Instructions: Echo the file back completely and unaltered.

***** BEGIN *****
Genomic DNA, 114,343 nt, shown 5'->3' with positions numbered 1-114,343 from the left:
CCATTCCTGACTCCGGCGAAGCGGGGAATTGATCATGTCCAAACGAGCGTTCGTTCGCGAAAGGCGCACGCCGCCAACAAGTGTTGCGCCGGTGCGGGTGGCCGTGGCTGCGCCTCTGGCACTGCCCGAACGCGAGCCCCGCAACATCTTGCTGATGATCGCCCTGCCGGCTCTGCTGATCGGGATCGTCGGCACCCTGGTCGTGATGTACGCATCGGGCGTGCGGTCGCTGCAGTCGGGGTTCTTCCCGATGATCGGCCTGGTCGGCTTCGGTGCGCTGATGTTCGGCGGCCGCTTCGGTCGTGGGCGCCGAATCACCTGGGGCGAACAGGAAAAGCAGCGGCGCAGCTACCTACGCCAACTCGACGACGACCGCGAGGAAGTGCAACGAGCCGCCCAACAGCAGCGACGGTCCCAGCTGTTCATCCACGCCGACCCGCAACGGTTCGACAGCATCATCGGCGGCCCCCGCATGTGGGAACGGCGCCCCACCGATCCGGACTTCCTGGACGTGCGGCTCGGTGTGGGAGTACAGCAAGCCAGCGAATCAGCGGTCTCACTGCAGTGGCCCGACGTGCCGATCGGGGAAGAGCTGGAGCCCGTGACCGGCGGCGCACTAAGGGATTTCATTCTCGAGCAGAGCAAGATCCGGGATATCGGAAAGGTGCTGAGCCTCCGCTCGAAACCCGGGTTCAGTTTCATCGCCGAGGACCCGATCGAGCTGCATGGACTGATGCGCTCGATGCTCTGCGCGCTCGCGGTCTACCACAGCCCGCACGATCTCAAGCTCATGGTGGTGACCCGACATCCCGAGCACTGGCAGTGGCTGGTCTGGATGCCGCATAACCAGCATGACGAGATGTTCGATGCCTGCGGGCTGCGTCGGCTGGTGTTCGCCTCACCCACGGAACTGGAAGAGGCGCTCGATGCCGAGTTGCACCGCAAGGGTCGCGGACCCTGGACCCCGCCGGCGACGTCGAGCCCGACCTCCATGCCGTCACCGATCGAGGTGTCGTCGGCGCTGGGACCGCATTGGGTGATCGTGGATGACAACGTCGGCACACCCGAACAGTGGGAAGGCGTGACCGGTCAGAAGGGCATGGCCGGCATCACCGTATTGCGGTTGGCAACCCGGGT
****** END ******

Genomic DNA, 114,343 nt, shown 5'->3' with positions numbered 1-114,343 from the left:
CCATTCCTGACTCCGGCGAAGCGGGGAATTGATCATGTCCAAACGAGCGTTCGTTCGCGAAAGGCGCACGCCGCCAACAAGTGTTGCGCCGGTGCGGGTGGCCGTGGCTGCGCCTCTGGCACTGCCCGAACGCGAGCCCCGCAACATCTTGCTGATGATCGCCCTGCCGGCTCTGCTGATCGGGATCGTCGGCACCCTGGTCGTGATGTACGCATCGGGCGTGCGGTCGCTGCAGTCGGGGTTCTTCCCGATGATCGGCCTGGTCGGCTTCGGTGCGCTGATGTTCGGCGGCCGCTTCGGTCGTGGGCGCCGAATCACCTGGGGCGAACAGGAAAAGCAGCGGCGCAGCTACCTACGCCAACTCGACGACGACCGCGAGGAAGTGCAACGAGCCGCCCAACAGCAGCGACGGTCCCAGCTGTTCATCCACGCCGACCCGCAACGGTTCGACAGCATCATCGGCGGCCCCCGCATGTGGGAACGGCGCCCCACCGATCCGGACTTCCTGGACGTGCGGCTCGGTGTGGGAGTACAGCAAGCCAGCGAATCAGCGGTCTCACTGCAGTGGCCCGACGTGCCGATCGGGGAAGAGCTGGAGCCCGTGACCGGCGGCGCACTAAGGGATTTCATTCTCGAGCAGAGCAAGATCCGGGATATCGGAAAGGTGCTGAGCCTCCGCTCGAAACCCGGGTTCAGTTTCATCGCCGAGGACCCGATCGAGCTGCATGGACTGATGCGCTCGATGCTCTGCGCGCTCGCGGTCTACCACAGCCCGCACGATCTCAAGCTCATGGTGGTGACCCGACATCCCGAGCACTGGCAGTGGCTGGTCTGGATGCCGCATAACCAGCATGACGAGATGTTCGATGCCTGCGGGCTGCGTCGGCTGGTGTTCGCCTCACCCACGGAACTGGAAGAGGCGCTCGATGCCGAGTTGCACCGCAAGGGTCGCGGACCCTGGACCCCGCCGGCGACGTCGAGCCCGACCTCCATGCCGTCACCGATCGAGGTGTCGTCGGCGCTGGGACCGCATTGGGTGATCGTGGATGACAACGTCGGCACACCCGAACAGTGGGAAGGCGTGACCGGTCAGAAGGGCATGGCCGGCATCACCGTATTGCGGTTGGCAACCCGGGT